After a series of secret meetings between Saudi and Israeli officials were exposed by a select few of mainstream press outlets, both the Saudis and the Israelis are now becoming more open about the relationship between the two governments. Although, for years, GCC countries like Saudi Arabia have held a public position of hostility toward Israel, many researchers and observers have long been aware of secret cooperation between the two and that public statements were largely designed to provide a cover of Arab identity and self-interest for the benefit of public consumption.
After all, the two share common goals when it comes to Iran, Hezbollah, and Syria and all have the common ally of the United States.
In 2009, a U.S. State Department diplomatic cable
gave one of the first glimpses of a burgeoning alliance between Israel and the Arab states of the Gulf Cooperation Council (GCC). The cable quoted Israeli Foreign Ministry official Yacov Hadas saying, “the Gulf Arabs believe in Israel’s role because of their perception of Israel’s close relationship with the United States,” adding that GCC states “believe Israel can work magic.”
Israel and the Gulf states also shared an interest in countering what they saw as rising Iranian influence in the Middle East. So while the two sides sparred in public — Israel’s “Cast Lead” military operation had just claimed more than 1,400 lives in the Gaza Strip and was condemned by Saudi Arabia, in a letter to the United Nations, as “fierce aggression
” — they enjoyed “good personal relations” behind closed doors, Hadas said, according to one cable. Hadas reportedly added that the Gulf Arabs were still “not ready to do publicly what they say in private.”
Fast forward six years, and it seems as though the GCC states have finally readied themselves to go public about their warming relationships with Israel. In an event at the Council on Foreign Relations this week in Washington, reported on by Bloomberg’s Eli Lake, high-ranking former Saudi and Israeli officials not only shared the stage but disclosed that the two countries had been holding a series of high-level meetings to discuss shared strategic goals, particularly around the perceived regional ascendance of Iran. At the event, former Saudi General Anwar Eshki openly called for regime change in Iran, while former Israeli ambassador to the U.N., Dore Gold, once a fierce critic of Saudi Arabia, spoke of his outreach to the country in recent years, and of the possibility of resolving the remaining differences between the two nations, stating, “Our standing today on this stage does not mean we have resolved all the differences that our countries have shared over the years, but our hope is we will be able to address them fully in the years ahead.”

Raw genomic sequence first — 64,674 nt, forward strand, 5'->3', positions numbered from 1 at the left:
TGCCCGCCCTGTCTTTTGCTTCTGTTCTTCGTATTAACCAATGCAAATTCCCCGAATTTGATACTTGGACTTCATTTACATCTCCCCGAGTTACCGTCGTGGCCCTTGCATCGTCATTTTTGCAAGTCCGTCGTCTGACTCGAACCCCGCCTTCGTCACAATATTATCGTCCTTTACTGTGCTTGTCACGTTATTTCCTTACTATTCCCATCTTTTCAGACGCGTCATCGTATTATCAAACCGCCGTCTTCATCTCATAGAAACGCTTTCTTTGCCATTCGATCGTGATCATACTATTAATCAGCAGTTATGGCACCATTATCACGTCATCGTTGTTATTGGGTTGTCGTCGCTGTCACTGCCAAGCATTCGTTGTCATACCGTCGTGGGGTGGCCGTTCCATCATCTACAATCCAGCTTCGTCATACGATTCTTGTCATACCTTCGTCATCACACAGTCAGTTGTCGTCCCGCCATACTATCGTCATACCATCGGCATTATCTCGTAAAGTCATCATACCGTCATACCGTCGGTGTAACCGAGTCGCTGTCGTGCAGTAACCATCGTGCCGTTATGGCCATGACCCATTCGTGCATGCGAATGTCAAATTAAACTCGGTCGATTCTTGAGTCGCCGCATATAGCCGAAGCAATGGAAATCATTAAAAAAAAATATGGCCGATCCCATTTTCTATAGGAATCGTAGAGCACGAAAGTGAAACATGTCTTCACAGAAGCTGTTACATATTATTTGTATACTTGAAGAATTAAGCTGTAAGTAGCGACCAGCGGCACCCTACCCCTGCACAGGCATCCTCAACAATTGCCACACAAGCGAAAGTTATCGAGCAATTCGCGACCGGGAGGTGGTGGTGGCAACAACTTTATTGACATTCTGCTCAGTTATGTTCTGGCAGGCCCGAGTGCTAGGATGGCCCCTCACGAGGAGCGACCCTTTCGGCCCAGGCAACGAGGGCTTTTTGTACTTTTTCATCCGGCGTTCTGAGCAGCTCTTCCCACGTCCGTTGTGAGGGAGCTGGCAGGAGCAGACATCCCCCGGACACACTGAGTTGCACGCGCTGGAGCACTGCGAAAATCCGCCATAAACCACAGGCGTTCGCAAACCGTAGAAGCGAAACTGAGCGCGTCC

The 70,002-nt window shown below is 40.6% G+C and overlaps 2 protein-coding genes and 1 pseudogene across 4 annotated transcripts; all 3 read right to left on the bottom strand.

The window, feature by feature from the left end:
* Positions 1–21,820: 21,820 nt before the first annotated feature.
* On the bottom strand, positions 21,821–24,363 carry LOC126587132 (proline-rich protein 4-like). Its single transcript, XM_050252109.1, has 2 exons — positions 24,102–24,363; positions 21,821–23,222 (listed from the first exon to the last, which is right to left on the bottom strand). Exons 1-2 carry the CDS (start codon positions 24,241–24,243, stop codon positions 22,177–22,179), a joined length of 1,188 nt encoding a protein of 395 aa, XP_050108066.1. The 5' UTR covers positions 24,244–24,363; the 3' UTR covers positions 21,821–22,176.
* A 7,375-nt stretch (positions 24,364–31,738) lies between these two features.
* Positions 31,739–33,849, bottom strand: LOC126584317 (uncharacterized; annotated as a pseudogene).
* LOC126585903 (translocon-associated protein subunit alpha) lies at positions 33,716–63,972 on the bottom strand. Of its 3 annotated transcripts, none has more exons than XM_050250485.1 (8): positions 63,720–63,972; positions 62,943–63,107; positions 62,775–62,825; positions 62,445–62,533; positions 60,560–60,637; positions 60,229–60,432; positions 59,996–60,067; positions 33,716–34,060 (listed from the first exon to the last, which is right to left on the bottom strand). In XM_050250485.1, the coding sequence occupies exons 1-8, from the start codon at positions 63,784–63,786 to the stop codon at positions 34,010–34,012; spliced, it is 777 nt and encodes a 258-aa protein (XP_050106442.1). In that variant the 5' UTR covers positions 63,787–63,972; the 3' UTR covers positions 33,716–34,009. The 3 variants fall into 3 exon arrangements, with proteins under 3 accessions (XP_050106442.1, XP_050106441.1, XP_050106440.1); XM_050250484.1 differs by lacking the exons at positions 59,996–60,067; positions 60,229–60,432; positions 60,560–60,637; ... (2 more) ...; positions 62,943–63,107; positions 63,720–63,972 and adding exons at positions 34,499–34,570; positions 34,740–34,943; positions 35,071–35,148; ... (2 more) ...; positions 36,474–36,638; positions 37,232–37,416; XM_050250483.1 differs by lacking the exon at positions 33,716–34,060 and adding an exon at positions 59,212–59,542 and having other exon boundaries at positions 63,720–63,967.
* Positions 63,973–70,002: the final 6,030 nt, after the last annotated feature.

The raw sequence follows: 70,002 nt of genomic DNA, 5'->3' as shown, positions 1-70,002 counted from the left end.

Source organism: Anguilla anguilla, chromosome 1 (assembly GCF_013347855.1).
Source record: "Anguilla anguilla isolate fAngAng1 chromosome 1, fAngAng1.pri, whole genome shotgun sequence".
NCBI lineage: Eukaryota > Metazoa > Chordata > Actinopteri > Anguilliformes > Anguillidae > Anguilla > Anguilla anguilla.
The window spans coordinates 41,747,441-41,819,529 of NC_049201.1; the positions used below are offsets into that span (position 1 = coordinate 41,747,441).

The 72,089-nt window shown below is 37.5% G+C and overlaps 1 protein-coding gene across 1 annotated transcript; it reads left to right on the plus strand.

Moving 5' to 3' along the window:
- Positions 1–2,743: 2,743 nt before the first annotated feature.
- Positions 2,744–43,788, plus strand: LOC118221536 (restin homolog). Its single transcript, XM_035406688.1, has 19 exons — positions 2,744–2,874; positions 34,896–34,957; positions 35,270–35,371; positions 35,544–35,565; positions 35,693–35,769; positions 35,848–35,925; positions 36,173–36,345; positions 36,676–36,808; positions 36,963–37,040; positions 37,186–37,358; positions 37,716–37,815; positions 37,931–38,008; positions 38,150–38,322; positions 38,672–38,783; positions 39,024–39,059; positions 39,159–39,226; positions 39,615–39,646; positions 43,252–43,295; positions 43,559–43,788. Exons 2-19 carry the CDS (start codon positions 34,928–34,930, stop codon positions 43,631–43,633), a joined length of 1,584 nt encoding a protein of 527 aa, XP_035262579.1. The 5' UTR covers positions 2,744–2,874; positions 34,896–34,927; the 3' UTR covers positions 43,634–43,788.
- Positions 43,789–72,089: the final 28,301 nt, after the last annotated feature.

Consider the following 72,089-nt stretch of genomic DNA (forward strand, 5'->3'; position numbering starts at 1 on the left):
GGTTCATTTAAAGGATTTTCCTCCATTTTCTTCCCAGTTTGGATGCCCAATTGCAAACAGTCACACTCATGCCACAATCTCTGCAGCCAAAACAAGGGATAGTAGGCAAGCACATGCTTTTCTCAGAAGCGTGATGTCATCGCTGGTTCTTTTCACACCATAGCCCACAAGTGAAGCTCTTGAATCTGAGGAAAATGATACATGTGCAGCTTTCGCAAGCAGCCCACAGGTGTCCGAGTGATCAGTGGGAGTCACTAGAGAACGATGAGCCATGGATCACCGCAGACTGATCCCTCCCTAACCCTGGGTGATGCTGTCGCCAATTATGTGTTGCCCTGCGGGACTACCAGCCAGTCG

Hussain also pointed out that signals are now apparent
of the growing intelligence connection between the Israelis and the Gulf States. He wrote,
In recent years, however, the dual phenomena of the Arab uprisings and growing Iranian influence have pushed GCC leaders closer to Israel. Last year, Saudi Prince Turki bin Faisal took the unprecedented step of publishing an op-ed
in a major Israeli newspaper calling for peace between Israel and GCC nations, as well as for a resolution to the Israel-Palestine conflict. As the United States under the Obama administration has pursued détente with Iran in recent years, reports have also surfaced suggesting covert security cooperation
between Israel and GCC states. The investigative news site Middle East Eye recently documented
the existence of regular, secret flights between Abu Dhabi and Tel Aviv, despite the ostensible ban on Israeli citizens entering the UAE.
In addition, it should be pointed out that such an alliance was largely cemented
when Saudi Arabia banned Al-Manar
, the Hezbollah-owned television channel, from operating within its borders. Saudi Arabia shortly thereafter labeled Hezbollah as a “terrorist organization.” Hezbollah, of course, is both an enemy of Israel and close friend of Iran.
This article may be freely shared in part or in full with author attribution and source link.
(Visited 7 times, 1 visits today)